Most drivers are prudent, but it’s clear that distracted driving is a serious problem too. Of those situations, some are aggressive drivers, a few are mentally disturbed malicious individuals*, but taking the troublesome minority of drivers as a group, most are simply careless or impatient (an “accident”). Hence my concern about iOS in a car leading to distracted driving.
Along comes Apple with the idea that iOS in the car is a good idea (Apple CarPlay). Since when are messaging and videos and similar distractions a good combination with driving, particularly with teenagers? Teenagers tweeting in cars and watching videos and status updates from friends with built-in iOS makes me nervous. As did a recent incident with two teenage girls gyrating wildly (including the driver) to “do you wanna be my lover” while tailgating the car ahead and passing me on my bicycle. OMG.
Though one might already bow in defeat to the reality of iPhone (ab)use in vehicles already, it is a fair question to ask how many people will end up dead or mangled as a result of inappropriate usage once the idea is accepted by virtue of it being a built-in part of driving. That number is not going to be zero.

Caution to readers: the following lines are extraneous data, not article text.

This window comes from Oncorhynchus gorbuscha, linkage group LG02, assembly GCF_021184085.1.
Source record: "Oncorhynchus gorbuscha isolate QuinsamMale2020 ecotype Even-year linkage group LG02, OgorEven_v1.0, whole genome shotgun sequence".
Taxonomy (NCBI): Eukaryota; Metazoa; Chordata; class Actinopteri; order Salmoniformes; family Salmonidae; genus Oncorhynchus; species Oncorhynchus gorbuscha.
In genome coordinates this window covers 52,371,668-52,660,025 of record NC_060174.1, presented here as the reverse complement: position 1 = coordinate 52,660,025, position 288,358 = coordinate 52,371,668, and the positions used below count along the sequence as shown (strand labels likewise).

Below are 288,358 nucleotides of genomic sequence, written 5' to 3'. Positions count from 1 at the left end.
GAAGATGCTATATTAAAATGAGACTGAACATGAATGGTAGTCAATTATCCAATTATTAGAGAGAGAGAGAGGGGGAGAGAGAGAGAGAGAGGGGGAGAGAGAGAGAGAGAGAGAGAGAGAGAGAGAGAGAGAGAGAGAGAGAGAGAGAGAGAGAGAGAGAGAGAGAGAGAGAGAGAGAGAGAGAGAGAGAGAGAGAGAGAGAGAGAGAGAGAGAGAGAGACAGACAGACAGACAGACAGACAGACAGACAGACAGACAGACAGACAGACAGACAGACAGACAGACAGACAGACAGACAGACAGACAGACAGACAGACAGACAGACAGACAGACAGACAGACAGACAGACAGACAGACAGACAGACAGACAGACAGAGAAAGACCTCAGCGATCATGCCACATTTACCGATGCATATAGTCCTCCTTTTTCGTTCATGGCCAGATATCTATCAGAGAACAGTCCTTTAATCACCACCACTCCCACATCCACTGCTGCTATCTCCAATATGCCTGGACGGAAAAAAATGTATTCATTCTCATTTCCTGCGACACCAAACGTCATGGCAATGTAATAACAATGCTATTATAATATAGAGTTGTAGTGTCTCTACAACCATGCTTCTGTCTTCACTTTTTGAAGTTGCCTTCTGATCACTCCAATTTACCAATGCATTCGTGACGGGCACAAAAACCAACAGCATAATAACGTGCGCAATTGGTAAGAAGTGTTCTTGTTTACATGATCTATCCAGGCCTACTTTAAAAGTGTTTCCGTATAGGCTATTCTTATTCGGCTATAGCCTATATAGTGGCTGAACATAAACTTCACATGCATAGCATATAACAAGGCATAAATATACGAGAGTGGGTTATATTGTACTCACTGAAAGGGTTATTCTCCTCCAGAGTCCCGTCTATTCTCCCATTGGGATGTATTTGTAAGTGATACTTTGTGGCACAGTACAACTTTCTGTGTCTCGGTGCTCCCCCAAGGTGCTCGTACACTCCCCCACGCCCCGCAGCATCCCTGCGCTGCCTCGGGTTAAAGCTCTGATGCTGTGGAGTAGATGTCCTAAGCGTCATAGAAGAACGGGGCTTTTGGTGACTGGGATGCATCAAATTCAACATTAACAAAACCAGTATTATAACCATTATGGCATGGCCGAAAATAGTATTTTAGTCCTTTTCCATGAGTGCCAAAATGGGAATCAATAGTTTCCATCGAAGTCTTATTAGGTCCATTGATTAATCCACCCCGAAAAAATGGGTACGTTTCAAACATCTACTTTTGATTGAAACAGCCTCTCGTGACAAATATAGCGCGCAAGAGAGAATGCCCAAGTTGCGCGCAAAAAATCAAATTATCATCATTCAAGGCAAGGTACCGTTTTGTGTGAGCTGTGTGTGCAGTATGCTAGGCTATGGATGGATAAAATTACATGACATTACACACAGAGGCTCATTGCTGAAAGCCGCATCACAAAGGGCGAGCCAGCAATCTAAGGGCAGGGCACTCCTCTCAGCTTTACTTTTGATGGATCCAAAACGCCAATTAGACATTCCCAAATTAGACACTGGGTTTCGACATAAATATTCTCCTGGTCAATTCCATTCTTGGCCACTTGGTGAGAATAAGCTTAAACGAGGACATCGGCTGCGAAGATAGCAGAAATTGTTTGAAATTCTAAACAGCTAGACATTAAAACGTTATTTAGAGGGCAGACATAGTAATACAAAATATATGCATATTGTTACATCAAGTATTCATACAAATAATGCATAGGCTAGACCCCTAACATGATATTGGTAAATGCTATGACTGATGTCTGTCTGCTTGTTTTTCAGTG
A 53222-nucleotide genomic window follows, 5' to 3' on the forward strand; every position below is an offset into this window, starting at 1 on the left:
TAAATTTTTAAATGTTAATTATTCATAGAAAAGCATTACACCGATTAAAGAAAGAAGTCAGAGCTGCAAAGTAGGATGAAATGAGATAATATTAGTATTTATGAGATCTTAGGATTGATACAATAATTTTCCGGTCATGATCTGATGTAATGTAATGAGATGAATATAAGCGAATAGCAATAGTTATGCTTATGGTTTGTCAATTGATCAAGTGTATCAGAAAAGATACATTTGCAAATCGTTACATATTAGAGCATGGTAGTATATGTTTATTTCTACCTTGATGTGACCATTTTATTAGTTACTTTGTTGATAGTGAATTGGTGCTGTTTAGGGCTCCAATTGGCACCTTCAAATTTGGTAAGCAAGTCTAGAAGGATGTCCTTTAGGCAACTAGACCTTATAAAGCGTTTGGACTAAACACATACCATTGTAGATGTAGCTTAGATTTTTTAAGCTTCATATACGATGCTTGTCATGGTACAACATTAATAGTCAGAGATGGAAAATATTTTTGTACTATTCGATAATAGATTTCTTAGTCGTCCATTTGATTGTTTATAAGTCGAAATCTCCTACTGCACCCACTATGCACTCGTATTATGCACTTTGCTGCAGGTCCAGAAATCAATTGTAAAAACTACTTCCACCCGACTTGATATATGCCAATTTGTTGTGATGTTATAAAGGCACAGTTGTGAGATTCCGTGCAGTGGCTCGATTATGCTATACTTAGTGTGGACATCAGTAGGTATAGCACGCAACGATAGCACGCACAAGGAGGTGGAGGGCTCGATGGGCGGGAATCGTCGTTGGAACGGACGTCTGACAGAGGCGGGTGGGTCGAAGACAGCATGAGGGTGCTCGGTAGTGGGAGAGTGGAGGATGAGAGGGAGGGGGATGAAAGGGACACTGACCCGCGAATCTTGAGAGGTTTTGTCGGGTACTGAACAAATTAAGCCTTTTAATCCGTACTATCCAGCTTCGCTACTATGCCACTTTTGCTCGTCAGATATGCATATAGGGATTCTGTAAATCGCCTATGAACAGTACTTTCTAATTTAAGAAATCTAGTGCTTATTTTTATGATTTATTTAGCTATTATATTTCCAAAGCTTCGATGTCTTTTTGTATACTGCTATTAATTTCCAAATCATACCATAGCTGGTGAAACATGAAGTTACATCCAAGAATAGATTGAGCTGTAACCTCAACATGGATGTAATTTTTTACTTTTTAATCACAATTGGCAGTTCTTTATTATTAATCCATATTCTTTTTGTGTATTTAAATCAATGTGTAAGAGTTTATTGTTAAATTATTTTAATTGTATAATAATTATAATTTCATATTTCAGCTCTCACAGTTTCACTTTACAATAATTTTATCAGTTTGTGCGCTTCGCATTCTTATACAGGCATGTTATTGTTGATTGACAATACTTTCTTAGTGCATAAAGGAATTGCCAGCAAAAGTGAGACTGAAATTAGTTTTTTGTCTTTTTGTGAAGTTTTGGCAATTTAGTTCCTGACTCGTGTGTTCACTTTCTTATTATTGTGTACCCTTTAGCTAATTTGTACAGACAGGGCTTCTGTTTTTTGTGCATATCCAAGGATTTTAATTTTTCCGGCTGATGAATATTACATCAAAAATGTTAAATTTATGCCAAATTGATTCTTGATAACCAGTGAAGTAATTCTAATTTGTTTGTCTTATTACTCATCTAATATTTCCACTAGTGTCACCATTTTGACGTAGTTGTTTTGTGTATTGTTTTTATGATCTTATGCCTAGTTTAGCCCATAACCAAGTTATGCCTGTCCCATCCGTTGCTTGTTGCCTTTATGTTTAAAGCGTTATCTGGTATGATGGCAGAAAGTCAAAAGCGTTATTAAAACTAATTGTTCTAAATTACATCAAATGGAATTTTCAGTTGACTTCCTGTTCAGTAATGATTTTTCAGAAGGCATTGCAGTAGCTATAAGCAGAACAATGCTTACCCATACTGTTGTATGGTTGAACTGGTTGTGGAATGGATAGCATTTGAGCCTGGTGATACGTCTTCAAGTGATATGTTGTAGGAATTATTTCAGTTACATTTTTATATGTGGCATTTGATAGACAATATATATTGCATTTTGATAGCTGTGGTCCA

To be fair to Apple, it is a general issue and someone is going to do it anyway. I don’t have the answers here, but driving and iOS-like technologies aren’t likely to ever be a good idea. Maybe a multi-way proximity sensor that shuts off functionality would make some mitigation sense, and while I abhor tracking, a “black box” recorder noting usage of messaging and similar features could be appropriate for determining culpability, so “accident” is not an excuse. It is a question that the legislature will have to decide in 50 states. But here in California, text messaging or phone usage is a ticketable offense (wireless link to phone is OK, for both hands on the wheel).
* In one encounter I was hit by a disturbed individual who the CHP neglected to even ticket in spite of a witness shocked by what he saw. That disturbed driver caused an indirect death (heart attack) in a road-rage incident ~2 years later.